We cannot subscribe to the view that under the facts of this case the decree rendered was geographically confined to the Ocala, Florida area, and was not broad enough to apply to future activities at Panama City, Florida. It expresses no geographical limitations. It refers to "any of its employees engaged in commerce and in the production of goods for commerce." It would be unsound thus to limit the geographical scope of this particular decree. This is so because at the time of its rendition, H. M. Lewis, Ocala and West Florida Gas, all three, to the knowledge of the Secretary, contemplated switching to natural gas at Ocala, Florida,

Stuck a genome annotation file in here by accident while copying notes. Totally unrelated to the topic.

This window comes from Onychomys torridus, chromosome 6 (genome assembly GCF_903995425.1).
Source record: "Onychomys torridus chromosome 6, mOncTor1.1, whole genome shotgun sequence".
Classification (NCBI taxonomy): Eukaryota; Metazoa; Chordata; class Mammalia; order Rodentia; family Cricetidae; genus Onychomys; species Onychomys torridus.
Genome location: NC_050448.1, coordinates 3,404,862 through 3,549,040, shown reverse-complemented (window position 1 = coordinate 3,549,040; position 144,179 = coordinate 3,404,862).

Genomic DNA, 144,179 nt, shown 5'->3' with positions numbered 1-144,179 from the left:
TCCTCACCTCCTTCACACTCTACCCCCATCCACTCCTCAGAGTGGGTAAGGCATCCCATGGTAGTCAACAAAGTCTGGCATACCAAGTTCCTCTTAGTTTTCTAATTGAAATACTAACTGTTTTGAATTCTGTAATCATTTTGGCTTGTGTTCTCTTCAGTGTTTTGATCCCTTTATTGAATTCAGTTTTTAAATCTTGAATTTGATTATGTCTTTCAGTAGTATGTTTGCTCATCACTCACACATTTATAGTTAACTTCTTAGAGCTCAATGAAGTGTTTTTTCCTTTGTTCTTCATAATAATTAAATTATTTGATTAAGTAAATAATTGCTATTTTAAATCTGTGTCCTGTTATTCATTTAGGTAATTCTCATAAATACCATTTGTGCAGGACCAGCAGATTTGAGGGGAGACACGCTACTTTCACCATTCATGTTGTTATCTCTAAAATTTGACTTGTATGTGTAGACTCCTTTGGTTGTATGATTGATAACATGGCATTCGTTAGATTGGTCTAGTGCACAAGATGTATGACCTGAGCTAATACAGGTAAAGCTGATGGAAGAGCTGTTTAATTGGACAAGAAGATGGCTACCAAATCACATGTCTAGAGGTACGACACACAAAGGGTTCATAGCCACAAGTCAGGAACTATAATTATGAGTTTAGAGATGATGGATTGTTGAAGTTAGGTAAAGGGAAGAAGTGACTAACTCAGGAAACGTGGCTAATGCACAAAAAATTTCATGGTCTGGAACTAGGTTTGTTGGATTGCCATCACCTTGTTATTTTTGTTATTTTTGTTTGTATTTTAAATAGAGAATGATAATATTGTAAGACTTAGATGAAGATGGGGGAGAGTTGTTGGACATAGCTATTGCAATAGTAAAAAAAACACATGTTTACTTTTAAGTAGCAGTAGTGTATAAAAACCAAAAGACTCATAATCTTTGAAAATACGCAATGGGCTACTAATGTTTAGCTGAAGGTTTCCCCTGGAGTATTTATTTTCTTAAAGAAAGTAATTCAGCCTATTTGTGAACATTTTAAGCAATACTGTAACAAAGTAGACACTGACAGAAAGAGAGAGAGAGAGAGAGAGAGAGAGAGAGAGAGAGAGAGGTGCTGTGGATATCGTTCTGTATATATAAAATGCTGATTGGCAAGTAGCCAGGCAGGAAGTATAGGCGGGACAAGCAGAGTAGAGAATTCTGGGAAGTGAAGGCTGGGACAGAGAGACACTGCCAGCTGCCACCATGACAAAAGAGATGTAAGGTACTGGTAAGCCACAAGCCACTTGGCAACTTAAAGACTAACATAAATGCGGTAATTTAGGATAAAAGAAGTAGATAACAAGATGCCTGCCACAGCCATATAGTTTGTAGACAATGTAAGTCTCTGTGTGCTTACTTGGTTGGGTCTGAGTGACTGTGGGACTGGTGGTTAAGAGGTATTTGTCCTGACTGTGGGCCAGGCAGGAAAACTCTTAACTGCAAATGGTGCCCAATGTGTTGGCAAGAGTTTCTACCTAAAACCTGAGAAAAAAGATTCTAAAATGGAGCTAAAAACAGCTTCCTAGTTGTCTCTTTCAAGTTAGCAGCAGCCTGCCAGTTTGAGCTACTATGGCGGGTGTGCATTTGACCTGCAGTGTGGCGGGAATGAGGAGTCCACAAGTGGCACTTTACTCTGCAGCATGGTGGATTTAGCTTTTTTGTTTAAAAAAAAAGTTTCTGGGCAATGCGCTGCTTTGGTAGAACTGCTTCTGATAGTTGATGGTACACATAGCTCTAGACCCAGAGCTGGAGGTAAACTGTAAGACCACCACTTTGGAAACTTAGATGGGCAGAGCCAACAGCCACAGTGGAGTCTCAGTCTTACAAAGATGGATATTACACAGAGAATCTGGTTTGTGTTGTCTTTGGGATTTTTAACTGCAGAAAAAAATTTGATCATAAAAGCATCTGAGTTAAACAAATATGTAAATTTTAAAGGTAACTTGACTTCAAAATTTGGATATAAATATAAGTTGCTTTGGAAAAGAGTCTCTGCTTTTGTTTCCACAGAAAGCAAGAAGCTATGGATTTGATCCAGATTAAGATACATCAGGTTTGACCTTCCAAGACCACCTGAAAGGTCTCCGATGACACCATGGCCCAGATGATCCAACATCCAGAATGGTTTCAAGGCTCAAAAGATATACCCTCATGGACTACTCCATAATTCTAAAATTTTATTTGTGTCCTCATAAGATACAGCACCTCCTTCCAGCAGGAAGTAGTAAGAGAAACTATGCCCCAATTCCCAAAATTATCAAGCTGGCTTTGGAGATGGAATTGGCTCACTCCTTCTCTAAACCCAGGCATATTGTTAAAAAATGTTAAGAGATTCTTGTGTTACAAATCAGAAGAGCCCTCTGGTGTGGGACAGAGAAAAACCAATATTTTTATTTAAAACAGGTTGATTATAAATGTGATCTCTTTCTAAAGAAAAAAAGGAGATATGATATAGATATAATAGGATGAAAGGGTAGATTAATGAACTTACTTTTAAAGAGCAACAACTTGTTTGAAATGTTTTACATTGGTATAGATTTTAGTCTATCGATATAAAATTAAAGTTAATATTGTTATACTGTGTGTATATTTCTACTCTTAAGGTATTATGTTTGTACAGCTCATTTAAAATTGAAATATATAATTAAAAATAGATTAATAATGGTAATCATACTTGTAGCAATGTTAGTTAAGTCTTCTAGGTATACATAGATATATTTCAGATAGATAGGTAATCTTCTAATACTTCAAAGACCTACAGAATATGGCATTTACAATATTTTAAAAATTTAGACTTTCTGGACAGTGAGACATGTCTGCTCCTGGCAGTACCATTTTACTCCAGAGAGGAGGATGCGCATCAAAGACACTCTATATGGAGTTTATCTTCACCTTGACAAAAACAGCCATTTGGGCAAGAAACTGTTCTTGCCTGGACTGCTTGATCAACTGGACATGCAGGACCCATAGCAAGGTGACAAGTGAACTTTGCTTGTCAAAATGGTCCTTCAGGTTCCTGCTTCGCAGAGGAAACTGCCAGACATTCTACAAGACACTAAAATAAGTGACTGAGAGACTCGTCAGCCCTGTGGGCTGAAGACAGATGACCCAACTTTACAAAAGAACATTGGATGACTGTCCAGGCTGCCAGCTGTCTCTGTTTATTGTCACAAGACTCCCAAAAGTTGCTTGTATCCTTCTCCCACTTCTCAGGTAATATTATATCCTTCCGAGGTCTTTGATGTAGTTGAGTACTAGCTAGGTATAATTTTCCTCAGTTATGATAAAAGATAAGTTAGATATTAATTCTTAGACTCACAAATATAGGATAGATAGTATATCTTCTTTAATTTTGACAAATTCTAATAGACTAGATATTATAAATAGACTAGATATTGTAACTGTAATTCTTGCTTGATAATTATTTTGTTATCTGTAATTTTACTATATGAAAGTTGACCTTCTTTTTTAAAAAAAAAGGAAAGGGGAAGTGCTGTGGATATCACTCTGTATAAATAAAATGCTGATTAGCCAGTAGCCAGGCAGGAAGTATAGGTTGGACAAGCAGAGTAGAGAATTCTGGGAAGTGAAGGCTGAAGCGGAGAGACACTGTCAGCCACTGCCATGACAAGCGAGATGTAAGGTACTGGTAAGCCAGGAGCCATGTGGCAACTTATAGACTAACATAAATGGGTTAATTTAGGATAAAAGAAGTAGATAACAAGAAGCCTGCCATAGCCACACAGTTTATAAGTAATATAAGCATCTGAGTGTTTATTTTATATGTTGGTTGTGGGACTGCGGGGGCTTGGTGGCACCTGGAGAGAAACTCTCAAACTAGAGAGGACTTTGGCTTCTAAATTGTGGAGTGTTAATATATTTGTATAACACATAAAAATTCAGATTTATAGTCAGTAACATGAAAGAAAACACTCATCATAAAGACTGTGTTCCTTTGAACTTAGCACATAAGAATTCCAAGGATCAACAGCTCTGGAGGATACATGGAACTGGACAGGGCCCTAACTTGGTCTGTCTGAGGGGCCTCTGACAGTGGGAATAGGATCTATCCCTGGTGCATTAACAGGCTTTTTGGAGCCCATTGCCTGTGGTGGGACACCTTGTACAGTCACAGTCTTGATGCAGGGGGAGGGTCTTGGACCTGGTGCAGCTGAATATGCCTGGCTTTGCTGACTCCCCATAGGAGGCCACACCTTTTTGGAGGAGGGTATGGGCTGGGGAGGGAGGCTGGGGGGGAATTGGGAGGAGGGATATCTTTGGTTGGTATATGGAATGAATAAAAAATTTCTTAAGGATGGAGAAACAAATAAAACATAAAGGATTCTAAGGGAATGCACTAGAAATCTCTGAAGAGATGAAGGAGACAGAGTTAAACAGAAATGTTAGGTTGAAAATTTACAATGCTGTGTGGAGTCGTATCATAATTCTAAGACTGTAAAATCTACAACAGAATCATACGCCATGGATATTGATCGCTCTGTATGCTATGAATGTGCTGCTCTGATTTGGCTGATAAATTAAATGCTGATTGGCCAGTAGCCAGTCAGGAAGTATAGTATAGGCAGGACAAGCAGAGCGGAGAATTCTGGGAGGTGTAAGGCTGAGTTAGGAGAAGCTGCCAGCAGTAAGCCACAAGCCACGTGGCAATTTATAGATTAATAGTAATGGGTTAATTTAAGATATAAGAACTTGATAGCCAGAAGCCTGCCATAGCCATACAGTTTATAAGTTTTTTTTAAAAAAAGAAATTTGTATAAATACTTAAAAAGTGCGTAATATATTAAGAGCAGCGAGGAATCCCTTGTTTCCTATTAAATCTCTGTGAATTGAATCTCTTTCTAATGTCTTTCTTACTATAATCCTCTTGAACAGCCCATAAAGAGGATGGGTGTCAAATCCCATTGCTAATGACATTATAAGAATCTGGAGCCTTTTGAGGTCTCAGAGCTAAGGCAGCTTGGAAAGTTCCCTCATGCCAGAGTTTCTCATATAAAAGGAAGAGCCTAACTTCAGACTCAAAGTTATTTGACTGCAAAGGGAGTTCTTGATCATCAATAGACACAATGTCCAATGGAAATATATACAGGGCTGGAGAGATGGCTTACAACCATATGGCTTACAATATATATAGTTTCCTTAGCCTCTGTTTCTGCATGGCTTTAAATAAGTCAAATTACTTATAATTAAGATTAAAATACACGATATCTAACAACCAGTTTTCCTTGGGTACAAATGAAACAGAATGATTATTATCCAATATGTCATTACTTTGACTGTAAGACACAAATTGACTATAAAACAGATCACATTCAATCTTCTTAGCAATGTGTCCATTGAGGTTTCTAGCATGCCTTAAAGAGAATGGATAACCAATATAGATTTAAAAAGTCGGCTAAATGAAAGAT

In the case of Tobin v. Frost-Arnett Co., 34 Labor Cases ¶ 71,220 (W.D.Tenn. 1958), aff'd per curiam, 264 F.2d 246 (6th Cir. 1959) an injunction had issued against further violations when the employer was a Tennessee corporation, having its principal office in Nashville, with a branch office in Memphis. Thereafter, a separate corporation was formed to operate the Memphis office and three additional corporations were formed to operate similar offices opened in Atlanta, Knoxville and New Orleans. In subsequent contempt proceedings, the employer was required to make restitution of underpayments to employees working in all of the locations, thus negativing the idea that the injunction was to be interpreted as limited to the particular employees employed, or particular locations in existence, at the time of its issuance. Employees of four new corporations were made beneficiaries of the decree, although the employees of three of the new corporations were far removed from the locale of the operations as they were carried on at the time the decree was issued.